Modelling long–range radiation heat transfer in a pebble bed reactor
Van der Meer, Willem Arie
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Through the years different models have been proposed to calculate the total effective thermal conductivity in packed beds. The purpose amongst others of these models is to calculate the temperature distribution and heat flux in high temperature pebble bed reactors. Recently a new model has been developed at the North–West University in South Africa and is called the Multi–Sphere Unit Cell (MSUC) model. The unique contribution of this model is that it manages to also predict the effective thermal conductivity in the near wall region by taking into account the local variation in the porosity. Within the MSUC model the thermal radiation has been separated into two components. The first component is the thermal radiation exchange between spheres in contact with one another, which for the purpose of this study is called the short range radiation. The second, which is defined as the longrange radiation, is the thermal radiation between spheres further than one sphere diameter apart and therefore not in contact with each other. Currently a few shortcomings exist in the modelling of the long–range radiation heat transfer in the MSUC model. It was the purpose of this study to address these shortcomings. Recently, work has been done by Pitso (2011) where Computational Fluid Dynamics (CFD) was used to characterise the long–range radiation in a packed bed. From this work the Spherical Unit Nodalisation (SUN) model has been developed. This study introduces a method where the SUN model has been modified in order to model the long–range radiation heat transfer in an annular reactor packed with uniform spheres. The proposed solution has been named the Cylindrical Spherical Unit Nodalisation (CSUN, pronounced see–sun) model. For validation of the CSUN model, a computer program was written to simulate the bulk region of the High Temperature Test Unit (HTTU). The simulated results were compared with the measured temperatures and the associated heat flux of the HTTU experiments. The simulated results from the CSUN model correlated well with these experimental values. Other thermal radiation models were also used for comparison. When compared with the other radiation models, the CSUN model was shown to predict results with comparable accuracy. Further research is however required by comparing the new model to experimental values at high temperatures. Once the model has been validated at high temperatures, it can be expanded to near wall regions where the packing is different from that in the bulk region.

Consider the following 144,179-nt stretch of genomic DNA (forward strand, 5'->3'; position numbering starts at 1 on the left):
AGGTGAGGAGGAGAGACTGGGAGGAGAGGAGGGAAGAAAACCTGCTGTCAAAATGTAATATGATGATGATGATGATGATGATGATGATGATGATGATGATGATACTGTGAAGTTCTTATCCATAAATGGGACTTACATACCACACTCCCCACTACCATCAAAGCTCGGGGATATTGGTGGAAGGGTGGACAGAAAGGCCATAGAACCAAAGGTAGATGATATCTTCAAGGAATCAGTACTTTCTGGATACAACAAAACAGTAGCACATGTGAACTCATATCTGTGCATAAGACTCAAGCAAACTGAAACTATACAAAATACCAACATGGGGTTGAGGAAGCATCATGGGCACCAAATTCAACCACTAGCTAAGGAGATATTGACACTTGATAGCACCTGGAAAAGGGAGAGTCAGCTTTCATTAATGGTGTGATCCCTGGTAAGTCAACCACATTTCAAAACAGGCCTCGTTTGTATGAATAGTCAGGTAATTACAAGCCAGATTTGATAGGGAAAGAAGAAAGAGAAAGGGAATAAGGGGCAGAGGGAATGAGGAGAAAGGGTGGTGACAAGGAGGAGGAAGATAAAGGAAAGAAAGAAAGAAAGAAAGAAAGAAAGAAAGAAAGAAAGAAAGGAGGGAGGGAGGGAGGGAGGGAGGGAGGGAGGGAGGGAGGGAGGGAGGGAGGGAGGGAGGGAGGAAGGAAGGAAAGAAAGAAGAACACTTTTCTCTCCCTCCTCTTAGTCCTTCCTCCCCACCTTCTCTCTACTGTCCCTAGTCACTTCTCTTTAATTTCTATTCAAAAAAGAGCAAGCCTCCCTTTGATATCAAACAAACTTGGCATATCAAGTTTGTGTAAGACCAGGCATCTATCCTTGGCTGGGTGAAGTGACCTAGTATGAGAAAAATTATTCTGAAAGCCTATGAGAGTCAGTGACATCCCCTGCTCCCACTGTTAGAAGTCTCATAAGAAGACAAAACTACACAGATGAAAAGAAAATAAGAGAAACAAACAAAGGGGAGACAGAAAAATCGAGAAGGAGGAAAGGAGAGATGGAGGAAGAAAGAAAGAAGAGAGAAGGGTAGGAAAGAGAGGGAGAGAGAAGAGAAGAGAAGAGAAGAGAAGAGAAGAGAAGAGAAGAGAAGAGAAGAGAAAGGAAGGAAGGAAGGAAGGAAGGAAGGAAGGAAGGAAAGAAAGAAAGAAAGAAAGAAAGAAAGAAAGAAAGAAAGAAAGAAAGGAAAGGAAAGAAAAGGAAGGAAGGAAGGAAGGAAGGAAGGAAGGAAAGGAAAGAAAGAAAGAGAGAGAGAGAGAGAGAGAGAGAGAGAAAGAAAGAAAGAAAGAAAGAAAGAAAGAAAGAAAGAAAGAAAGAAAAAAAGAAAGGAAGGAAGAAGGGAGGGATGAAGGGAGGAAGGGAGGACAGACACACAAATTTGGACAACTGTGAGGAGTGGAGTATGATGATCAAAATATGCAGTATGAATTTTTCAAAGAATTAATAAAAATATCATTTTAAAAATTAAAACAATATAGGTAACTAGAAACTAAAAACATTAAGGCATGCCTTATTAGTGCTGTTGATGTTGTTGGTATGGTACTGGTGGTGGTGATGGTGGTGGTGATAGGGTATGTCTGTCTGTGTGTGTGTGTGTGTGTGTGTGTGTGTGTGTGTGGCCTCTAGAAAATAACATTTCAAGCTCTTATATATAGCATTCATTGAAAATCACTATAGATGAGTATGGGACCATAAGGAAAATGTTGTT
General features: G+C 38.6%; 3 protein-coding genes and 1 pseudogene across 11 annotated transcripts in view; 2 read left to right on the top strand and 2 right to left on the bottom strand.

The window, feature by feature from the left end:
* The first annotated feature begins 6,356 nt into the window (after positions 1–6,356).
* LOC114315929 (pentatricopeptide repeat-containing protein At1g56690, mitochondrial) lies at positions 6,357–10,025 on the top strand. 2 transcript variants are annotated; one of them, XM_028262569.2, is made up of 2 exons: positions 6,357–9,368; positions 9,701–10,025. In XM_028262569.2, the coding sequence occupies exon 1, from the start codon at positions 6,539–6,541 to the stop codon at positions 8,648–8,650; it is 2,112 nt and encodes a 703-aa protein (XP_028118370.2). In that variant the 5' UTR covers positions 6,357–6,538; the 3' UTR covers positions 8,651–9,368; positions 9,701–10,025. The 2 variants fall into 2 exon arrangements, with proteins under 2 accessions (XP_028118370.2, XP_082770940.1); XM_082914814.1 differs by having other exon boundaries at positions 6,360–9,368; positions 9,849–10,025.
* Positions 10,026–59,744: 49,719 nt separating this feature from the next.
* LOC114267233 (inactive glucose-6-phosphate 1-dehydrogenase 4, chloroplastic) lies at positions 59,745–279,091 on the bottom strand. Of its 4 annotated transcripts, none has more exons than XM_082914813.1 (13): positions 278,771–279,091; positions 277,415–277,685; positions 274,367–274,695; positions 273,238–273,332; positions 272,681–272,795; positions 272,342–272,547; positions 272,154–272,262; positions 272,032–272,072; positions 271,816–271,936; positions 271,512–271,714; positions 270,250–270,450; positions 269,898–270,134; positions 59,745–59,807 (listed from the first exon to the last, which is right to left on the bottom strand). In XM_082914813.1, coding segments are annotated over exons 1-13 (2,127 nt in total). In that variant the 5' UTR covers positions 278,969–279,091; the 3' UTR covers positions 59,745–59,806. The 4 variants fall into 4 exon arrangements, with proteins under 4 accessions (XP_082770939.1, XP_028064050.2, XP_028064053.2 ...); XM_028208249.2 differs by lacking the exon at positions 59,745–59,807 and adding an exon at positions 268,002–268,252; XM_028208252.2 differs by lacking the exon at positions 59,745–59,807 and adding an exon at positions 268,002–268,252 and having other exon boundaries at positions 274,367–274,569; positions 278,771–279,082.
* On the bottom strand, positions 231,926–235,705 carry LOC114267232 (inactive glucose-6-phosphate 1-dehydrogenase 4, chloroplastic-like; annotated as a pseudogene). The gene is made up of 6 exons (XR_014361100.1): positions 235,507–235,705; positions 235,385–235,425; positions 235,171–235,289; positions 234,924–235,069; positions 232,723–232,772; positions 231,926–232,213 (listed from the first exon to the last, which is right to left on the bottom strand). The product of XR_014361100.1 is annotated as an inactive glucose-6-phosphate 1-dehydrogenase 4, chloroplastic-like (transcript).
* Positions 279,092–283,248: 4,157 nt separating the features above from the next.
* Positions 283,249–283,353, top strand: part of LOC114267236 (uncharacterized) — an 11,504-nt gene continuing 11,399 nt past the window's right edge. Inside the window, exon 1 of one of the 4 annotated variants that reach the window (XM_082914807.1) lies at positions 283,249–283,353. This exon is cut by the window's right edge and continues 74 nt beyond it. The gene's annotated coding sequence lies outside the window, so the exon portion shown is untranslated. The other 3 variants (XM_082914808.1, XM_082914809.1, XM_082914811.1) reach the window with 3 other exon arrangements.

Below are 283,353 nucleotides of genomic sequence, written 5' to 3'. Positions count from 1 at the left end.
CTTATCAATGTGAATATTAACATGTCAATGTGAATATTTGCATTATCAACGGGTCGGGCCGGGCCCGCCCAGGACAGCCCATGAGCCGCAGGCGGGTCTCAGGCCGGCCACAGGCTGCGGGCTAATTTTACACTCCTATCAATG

- Engineering